Why Do Cicadas Molt? Experts Say You’ll See Gross Skins Everywhere This Summer

·4 min read
Photo credit: Getty Images
Photo credit: Getty Images

Sightings of Brood X cicadas are popping up all over the eastern U.S. Reports of the bulbous-eyed bugs—including plenty of photos and videos—are starting to spill into social media.

These insects are emerging from the ground after 17 years to make tons of noise, mate, eat, lay eggs, and molt. So, not only will you spot the cicadas hanging out just about everywhere, you’ll probably also see some of their dead skin (a.k.a. exoskeletons).

Brood X cicadas aren’t the only ones that molt; annual cicadas, which emerge each year, also shed their skin. But given that Brood X is a massive group of bugs, it’s pretty likely you’ll stumble across a molt (or three... or 10) from their crew over the next few weeks.

But why do cicadas shed this shell in the first place? Ahead, entomologists explain the fascinating phenomenon.

What are cicada molts, exactly?

Molts are the old exoskeletons of insects, including cicadas. An exoskeleton, in case you’re not familiar with the term, is a hard outer covering that helps support and protect the bug.

“Molts are the insect ‘skin’ that cicadas shed or leave behind when they become adults,” says Nancy Troyano, Ph.D., a board-certified entomologist and director of operations education and training for Ehrlich Pest Control.

Why do cicadas molt?

Photo credit: cmannphoto - Getty Images
Photo credit: cmannphoto - Getty Images

Cicadas emerge from underground as nymphs, which is a juvenile stage in their life cycle, Troyano explains. “Beneath their skin, they are growing their wings and their adult body,” she says. “Insects do not stretch to enlarge, they actually grow a new exoskeleton beneath their current one.”

During the molting process, the cicadas are “moving from one phase of life to the next,” says Frank Meek, technical services manager at Rollins pest control.

This is actually vital to the cicada’s development. “Because the exoskeleton is hard, it prevents insects from growing so they must molt the ‘skin’ to continue to develop,” says Angela Tucker, Ph.D., board-certified entomologist and technical manager for Terminix.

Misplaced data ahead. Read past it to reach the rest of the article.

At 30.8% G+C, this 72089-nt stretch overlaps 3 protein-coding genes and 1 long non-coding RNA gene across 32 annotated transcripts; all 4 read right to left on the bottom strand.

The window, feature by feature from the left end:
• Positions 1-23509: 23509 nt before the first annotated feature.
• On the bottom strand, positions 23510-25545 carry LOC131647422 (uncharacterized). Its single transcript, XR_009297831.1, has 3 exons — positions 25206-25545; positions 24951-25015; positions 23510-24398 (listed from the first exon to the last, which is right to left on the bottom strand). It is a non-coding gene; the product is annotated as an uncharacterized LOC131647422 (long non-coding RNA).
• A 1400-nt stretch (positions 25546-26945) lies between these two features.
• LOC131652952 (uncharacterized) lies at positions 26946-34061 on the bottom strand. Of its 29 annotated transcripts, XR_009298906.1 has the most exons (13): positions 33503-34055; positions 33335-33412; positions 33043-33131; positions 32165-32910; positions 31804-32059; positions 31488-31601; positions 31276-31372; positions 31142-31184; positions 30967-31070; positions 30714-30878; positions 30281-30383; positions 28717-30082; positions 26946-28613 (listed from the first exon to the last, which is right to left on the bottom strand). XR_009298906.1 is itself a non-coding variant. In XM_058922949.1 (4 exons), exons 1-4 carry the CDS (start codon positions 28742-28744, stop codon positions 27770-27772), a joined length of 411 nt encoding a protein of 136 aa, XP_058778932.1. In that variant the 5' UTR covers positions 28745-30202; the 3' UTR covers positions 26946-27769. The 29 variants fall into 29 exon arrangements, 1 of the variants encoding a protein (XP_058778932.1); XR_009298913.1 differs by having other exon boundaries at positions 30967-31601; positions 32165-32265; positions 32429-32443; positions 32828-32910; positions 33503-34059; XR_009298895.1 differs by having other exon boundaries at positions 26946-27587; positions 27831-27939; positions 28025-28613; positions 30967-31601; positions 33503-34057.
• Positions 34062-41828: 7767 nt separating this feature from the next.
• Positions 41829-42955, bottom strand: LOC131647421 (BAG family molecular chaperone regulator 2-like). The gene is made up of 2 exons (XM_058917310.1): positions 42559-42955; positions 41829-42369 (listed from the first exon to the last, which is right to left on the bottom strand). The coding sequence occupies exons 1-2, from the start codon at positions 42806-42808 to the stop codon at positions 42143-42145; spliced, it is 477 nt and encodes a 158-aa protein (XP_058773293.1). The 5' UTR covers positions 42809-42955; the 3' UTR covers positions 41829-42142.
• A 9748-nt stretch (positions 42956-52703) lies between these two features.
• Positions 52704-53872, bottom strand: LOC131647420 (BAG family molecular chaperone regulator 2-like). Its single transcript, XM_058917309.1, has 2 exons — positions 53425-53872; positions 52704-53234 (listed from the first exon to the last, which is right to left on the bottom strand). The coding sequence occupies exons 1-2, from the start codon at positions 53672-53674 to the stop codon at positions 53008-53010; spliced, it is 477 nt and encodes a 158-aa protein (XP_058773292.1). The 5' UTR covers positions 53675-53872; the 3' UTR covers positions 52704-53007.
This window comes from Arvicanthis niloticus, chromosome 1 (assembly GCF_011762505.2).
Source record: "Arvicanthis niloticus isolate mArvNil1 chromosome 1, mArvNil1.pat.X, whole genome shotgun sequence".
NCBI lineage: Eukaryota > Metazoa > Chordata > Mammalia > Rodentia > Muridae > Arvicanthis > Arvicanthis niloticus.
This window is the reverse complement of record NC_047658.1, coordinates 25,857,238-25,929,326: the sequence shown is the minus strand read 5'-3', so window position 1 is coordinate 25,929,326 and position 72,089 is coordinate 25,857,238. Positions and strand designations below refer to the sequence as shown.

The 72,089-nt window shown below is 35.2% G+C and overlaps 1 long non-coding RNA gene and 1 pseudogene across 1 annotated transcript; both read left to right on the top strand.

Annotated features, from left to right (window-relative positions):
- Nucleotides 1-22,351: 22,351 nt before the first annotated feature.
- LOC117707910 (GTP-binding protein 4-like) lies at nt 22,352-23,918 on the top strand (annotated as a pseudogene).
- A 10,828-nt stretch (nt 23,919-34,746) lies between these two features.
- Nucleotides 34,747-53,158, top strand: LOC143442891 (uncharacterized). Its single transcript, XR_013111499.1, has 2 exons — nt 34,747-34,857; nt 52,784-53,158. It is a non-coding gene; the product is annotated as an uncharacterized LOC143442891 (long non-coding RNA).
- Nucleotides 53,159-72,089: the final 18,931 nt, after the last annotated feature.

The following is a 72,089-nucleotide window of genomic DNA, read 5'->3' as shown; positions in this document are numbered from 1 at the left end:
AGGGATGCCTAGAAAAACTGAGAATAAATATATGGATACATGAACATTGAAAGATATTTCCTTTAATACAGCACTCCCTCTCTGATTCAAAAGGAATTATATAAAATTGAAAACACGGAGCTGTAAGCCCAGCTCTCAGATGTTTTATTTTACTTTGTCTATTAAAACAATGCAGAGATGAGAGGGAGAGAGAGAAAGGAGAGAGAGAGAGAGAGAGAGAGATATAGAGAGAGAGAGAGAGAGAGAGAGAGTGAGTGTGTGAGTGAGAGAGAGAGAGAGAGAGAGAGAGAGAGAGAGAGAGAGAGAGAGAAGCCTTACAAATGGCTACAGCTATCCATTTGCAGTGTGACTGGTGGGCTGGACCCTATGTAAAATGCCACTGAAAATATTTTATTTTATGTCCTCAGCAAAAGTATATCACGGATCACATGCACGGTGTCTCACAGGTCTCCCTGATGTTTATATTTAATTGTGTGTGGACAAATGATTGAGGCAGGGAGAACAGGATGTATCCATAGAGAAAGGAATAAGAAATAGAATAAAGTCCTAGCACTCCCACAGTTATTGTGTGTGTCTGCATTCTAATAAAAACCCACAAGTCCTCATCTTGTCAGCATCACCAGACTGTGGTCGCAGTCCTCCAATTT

When the time comes to officially transition into adults, the cicadas will molt and shed their nymph skin. Then, their new adult body and wings will be exposed. “The wings will inflate with fluid and expand, and their new skin will harden—which typically takes several days,” Troyano says.

How long does it take for cicadas to molt?

The process is actually slow by bug standards. “It takes cicadas a long time to molt compared to others,” Meek says, noting that the process can be one to two hours, depending on humidity.

“Once cicadas emerge from the soil, they will immediately find a suitable place in which to molt to transform into adults,” Troyano says. From there, the newly molted cicadas will usually hide out in trees or other vegetation for several days while their new exoskeletons completely harden, she says.

Why? Because their new exoskeleton hasn’t hardened yet; they’re “a juicy little morsel” for predators until that point,” Meek says. “They’re very vulnerable during that time.”

What should you do if you see a lot of cicada exoskeletons?

You’ll probably see lots of these skins this summer. “This year, because of Brood X, you may see more of them because a large group is emerging, molting into adults, and finding a partner,” Tucker says.

So, if you see molts around, “you can bet there is an adult cicada nearby,” Troyano says. From there, the cicadas will be active for about four to six weeks before they die off.

Don’t panic if you happen to notice a fair amount of molts near you. “Cicadas do not cause harm to humans and pose little threat to mature vegetation, so there is no need to treat cicadas with pesticides,” Troyano says.

But if you’re freaked out by seeing a lot of cicadas (fair), Troyano says you can spray them off trees with a garden hose or put something like mesh or cheesecloth around the trunk to keep the bugs from crawling up.

Still, Meek says that there’s no need to do any kind of pest control. “Just let them do their thing,” he says. “Enjoy the wonder of nature.”

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